In Pretoria, Winter is here in every sense of the word. In the morning I struggle to get out of bed because, even though it’s usually a beautiful day outside, there’s an iciness in the air that can only be braved with lots of coffee and a blanket wrapped around oneself. The afternoons are normally really pleasant with just a slight chill in the air before the iciness returns for it’s evening shift. But I’m not complaining…I Love Winter! The only thing I don’t like about Winter is seeing all the trees stripped of their leaves.
And with Winter around, the only thing I ever really want is comforting stew. As a child, I despised stew. As an adult, I’m addicted to it. There’s just something about meat cooked for so long that it literally falls apart when you push into it. Slowly sauteed onions, carrots and celery fill your home with the most incredible aromas and when garlic and bay leaf are added, this elevates to another level. There is just so much good about stew!
I’ve spoken before about my dad’s ‘thinking’ that he is a bit of an Italian, because he works with Italians. For example, when my brother orders a Four Seasons pizza (Quattro Stagione), my dad says “aaahhh Quattrrrrrro Stag-i-o-ne, this means Four Seasons. Quattrrrrro being Four, Stag-i-o-ne being Seasons”. Yes, thanks dad, I think we got that! Whenever I say I’m making anything Italian, he’ll ‘correct’ my pronunciation and accentuate his “r’s” and give me a lesson…not that he speaks Italian of course.
When I told him I made Osso Buco with Gremolata for dinner, he said “what? ooohh, Ossssoo Buccccco with (weeth) Grrremmolaata”, yes dad, that! My brothers and I always laugh about it but it’s one of those things that I wouldn’t change for the world. Even though I get sick of it and it annoys me at times, it’s also so endearing and charming. And I know my dad’s excited about a meal when he goes all Italian on me.
The traditional way of making Osso Buco involves no tomatoes and is called “in Bianco” but more modern versions include tomatoes and sofrito (onions, celery & carrots) and this is my favourite way of cooking it. Normally, Osso Buco would be served with Polenta but I had an intense craving for creamy, smashed baby potatoes so I served my luscious Osso Buco with that. But Mashed potato, polenta, even rice would do. And don’t forget to serve it with Gremolata. Sprinkled over the top, the gremolata adds a freshness to the stew that just makes it 100x better.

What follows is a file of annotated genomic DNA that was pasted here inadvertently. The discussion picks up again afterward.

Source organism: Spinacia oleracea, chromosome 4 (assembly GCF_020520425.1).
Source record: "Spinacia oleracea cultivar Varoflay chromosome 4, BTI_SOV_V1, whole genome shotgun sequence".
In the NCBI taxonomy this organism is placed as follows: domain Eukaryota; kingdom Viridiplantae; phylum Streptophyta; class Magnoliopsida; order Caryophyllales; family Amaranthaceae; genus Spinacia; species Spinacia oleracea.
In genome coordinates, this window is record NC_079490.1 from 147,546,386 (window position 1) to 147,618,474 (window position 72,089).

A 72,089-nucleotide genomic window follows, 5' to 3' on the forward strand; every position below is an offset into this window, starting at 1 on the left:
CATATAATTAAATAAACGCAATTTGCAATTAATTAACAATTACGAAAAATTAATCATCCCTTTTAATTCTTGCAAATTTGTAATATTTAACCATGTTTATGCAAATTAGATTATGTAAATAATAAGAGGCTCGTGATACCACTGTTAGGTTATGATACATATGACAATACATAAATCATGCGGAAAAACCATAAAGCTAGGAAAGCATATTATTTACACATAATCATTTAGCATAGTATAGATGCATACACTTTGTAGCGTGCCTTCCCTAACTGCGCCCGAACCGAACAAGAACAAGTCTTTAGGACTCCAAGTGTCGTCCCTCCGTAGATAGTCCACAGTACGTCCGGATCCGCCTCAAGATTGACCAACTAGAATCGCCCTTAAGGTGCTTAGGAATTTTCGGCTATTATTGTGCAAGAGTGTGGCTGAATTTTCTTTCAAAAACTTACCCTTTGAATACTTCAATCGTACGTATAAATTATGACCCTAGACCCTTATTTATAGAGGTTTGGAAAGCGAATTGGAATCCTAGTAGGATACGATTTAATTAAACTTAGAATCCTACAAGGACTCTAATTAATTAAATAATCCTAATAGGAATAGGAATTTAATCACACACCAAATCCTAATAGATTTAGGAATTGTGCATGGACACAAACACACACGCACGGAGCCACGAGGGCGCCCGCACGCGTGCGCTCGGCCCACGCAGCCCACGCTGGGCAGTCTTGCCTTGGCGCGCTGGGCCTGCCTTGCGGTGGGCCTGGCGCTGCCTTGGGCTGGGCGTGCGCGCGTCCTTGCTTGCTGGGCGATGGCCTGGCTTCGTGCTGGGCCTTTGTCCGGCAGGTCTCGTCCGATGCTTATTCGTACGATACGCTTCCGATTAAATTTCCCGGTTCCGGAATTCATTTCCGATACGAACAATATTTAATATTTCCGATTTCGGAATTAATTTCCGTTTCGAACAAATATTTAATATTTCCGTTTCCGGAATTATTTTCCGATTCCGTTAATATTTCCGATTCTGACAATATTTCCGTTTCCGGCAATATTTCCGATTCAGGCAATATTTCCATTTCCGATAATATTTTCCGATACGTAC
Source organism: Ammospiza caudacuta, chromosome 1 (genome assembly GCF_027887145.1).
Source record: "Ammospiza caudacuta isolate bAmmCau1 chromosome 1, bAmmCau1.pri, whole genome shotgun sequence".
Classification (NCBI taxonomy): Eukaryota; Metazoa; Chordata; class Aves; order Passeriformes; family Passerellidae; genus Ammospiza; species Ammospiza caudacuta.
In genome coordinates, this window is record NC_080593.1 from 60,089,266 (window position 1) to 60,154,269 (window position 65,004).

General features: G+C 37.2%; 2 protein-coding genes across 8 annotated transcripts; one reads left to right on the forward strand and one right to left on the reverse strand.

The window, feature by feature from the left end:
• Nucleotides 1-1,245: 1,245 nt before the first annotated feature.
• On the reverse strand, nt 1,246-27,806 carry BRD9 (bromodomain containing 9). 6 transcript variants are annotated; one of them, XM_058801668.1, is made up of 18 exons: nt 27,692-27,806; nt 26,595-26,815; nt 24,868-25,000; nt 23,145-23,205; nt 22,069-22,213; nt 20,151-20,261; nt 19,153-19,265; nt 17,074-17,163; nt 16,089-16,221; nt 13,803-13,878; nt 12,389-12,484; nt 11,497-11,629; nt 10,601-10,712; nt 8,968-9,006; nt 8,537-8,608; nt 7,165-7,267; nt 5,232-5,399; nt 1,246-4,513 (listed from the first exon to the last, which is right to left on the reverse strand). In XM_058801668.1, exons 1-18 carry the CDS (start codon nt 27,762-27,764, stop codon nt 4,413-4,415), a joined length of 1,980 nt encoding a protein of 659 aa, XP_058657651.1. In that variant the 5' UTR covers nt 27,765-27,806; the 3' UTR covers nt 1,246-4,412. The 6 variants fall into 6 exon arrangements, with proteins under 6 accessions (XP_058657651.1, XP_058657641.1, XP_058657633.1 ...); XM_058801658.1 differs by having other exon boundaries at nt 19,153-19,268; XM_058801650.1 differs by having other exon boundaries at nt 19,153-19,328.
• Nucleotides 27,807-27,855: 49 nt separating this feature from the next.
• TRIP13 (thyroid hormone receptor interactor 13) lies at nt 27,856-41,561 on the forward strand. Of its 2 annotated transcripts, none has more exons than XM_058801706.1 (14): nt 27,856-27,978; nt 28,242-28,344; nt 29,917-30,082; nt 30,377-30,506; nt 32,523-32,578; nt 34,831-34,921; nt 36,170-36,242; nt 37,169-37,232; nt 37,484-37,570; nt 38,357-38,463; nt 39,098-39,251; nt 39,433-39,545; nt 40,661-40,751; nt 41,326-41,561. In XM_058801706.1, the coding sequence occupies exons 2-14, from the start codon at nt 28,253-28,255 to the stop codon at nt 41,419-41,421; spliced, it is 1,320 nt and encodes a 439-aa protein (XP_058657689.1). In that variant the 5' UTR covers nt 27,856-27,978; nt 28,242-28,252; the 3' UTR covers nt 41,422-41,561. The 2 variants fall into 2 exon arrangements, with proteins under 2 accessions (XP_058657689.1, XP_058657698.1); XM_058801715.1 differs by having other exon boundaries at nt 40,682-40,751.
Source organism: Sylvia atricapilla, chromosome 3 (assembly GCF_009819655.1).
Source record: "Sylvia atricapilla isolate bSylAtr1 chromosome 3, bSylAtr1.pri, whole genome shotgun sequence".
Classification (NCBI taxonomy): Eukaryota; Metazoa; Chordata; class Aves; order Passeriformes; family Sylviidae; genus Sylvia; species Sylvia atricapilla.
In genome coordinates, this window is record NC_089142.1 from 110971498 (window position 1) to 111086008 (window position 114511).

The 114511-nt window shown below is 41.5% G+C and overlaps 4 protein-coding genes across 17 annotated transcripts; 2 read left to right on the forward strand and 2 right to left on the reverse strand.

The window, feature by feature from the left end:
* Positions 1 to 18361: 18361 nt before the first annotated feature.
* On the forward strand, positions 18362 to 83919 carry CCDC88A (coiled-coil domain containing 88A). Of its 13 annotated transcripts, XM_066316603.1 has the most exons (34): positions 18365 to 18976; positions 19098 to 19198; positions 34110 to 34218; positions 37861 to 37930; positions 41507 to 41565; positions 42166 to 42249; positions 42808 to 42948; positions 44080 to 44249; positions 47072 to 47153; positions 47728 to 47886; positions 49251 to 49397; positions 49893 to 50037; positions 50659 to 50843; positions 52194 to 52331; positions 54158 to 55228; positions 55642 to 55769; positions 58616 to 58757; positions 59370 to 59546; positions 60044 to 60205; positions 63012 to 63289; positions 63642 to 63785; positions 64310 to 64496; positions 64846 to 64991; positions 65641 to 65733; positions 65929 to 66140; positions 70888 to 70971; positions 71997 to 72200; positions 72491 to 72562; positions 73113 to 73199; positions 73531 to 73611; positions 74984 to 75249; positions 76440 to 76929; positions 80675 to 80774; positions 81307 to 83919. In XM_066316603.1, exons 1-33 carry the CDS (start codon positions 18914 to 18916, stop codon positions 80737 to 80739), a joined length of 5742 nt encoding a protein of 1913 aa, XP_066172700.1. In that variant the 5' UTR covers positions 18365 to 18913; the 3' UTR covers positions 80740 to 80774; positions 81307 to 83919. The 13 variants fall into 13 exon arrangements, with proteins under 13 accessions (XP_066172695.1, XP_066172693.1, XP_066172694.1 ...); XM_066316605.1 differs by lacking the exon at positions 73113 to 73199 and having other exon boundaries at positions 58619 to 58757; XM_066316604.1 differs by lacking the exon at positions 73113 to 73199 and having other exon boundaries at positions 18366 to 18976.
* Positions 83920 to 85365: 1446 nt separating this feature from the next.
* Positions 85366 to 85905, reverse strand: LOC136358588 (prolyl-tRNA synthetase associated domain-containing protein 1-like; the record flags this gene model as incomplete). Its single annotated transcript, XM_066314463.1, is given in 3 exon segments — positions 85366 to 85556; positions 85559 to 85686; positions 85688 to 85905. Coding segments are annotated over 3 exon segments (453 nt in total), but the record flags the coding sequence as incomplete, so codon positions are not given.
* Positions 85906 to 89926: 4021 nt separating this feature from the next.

2kg (4.41 pounds) beef shin
2 onions, finely chopped
4 large carrots, peeled and finely chopped
2 celery stalks, finely chopped
3 garlic cloves, finely chopped
2 bay leaves
3 fresh thyme stalks
3 tins chopped tomatoes
2 tsp sugar
1 tsp smoked paprika
500ml (16.91 fluid ounces) beef stock
salt & pepper to taste
zest of 2 lemons, finely chopped
2 garlic cloves, minced
1 cup fresh parsley, finely chopped
1 tbsp olive oil
- Pre-heat the oven to 160°c.
- In a large oven-proof pot/casserole, fry the meat in a bit of oil until browned all over. Remove and set aside.
- Fry the onions, carrots and celery for 7-10 minutes until soft, translucent and fragrant. Add the garlic, the bay leaf and the thyme and fry for another minute.
- Add the chopped tomatoes, sugar, paprika. Stir to combine all the ingredients.
- Add the meat back to the pot and pour in the beef stock. Stir to coat the meat in the tomato and vegetables and cover the pot.
- Place in the oven and allow to cook for 2-3 hours until the meat is tender and pulls apart easily.
- To make the gremolata, combine all the ingredients and set aside until you’re ready to serve.
- Serve the Osso Buco with starch of your choice and a sprinkling of the gremolata.
Tags: beef and tomato stew, beef stew, gremolata, Gremolata recipe, How to make Osso Bucco, Italian, Italian beef stew, Italian cuisine, italian food, osso bucco, Osso Bucco Recipe, Osso bucco with gremolata, Osso Buco, Stew, stew recipesPost By Alida Ryder